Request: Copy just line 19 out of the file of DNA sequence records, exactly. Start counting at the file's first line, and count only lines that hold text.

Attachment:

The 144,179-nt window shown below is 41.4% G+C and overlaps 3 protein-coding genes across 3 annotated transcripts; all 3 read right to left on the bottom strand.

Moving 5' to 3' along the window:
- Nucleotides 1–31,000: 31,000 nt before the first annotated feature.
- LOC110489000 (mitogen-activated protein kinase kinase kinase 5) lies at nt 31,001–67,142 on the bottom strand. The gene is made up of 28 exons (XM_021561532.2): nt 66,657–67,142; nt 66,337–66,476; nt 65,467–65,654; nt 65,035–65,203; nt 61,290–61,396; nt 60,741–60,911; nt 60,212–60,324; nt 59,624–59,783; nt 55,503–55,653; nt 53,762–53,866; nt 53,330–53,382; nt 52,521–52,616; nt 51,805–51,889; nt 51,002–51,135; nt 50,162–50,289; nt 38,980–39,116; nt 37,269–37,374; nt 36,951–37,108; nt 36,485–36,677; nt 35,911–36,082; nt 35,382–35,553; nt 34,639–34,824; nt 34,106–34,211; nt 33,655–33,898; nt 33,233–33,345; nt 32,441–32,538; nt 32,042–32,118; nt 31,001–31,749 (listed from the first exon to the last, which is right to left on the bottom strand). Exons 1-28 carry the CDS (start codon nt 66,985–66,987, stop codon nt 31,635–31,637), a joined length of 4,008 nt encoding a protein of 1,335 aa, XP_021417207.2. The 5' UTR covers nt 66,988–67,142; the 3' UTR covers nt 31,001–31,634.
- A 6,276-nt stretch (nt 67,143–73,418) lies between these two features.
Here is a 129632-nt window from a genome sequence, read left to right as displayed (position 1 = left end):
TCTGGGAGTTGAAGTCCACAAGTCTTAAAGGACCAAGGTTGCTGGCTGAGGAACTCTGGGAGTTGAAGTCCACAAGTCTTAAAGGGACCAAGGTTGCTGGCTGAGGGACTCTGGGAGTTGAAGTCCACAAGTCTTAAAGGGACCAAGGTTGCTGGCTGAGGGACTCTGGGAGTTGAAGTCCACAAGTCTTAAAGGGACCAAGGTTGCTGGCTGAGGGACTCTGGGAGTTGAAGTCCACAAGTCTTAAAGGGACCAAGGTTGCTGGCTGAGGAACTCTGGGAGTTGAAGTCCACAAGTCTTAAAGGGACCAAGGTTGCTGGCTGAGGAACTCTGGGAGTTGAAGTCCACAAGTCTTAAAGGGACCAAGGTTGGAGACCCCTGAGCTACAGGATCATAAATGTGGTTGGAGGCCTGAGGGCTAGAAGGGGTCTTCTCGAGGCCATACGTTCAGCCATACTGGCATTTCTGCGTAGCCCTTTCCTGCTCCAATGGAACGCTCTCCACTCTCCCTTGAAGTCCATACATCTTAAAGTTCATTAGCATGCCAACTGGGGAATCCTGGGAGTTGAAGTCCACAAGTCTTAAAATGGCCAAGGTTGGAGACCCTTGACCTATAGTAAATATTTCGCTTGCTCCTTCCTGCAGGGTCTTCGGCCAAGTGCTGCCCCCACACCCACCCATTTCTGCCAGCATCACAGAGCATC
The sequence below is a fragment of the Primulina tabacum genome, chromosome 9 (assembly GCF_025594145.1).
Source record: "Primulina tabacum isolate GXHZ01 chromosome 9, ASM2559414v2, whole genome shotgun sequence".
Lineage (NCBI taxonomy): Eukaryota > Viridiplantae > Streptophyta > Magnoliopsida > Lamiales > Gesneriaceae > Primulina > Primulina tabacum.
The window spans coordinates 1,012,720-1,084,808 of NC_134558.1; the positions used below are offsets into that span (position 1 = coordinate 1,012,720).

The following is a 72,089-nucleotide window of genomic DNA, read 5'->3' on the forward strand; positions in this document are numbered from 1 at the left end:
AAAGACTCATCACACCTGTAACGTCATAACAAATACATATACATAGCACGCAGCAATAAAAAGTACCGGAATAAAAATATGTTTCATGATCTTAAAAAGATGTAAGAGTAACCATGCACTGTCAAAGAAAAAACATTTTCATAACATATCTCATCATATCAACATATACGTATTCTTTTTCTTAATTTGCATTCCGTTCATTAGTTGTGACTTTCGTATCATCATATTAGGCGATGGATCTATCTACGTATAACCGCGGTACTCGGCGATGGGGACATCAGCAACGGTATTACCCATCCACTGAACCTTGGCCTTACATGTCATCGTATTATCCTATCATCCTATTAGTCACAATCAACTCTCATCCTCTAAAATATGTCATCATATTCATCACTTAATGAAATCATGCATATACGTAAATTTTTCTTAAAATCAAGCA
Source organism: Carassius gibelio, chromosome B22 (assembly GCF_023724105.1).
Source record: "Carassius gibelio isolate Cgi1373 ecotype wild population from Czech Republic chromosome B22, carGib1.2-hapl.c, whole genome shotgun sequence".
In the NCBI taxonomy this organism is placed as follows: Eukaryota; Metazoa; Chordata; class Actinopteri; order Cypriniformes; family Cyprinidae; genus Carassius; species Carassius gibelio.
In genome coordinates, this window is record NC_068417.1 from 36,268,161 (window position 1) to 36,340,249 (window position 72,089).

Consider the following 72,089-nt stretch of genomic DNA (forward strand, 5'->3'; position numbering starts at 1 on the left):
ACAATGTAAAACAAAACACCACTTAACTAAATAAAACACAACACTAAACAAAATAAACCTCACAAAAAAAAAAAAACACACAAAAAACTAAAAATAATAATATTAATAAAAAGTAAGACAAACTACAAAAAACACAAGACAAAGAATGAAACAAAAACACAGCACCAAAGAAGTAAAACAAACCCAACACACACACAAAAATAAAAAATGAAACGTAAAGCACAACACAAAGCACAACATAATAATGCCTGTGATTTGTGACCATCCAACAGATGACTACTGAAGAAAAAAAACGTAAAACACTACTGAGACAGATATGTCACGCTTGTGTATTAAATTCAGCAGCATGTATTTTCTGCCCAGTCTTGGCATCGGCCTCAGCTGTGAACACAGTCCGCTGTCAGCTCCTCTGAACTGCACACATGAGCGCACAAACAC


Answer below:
ACAATGTAAAACAAAACACCACTTAACTAAATAAAACACAACACTAAACAAAATAAACCTCACAAAAAAAAAAAAACACACAAAAAACTAAAAATAATAATATTAATAAAAAGTAAGACAAACTACAAAAAACACAAGACAAAGAATGAAACAAAAACACAGCACCAAAGAAGTAAAACAAACCCAACACACACACAAAAATAAAAAATGAAACGTAAAGCACAACACAAAGCACAACATAATAATGCCTGTGATTTGTGACCATCCAACAGATGACTACTGAAGAAAAAAAACGTAAAACACTACTGAGACAGATATGTCACGCTTGTGTATTAAATTCAGCAGCATGTATTTTCTGCCCAGTCTTGGCATCGGCCTCAGCTGTGAACACAGTCCGCTGTCAGCTCCTCTGAACTGCACACATGAGCGCACAAACAC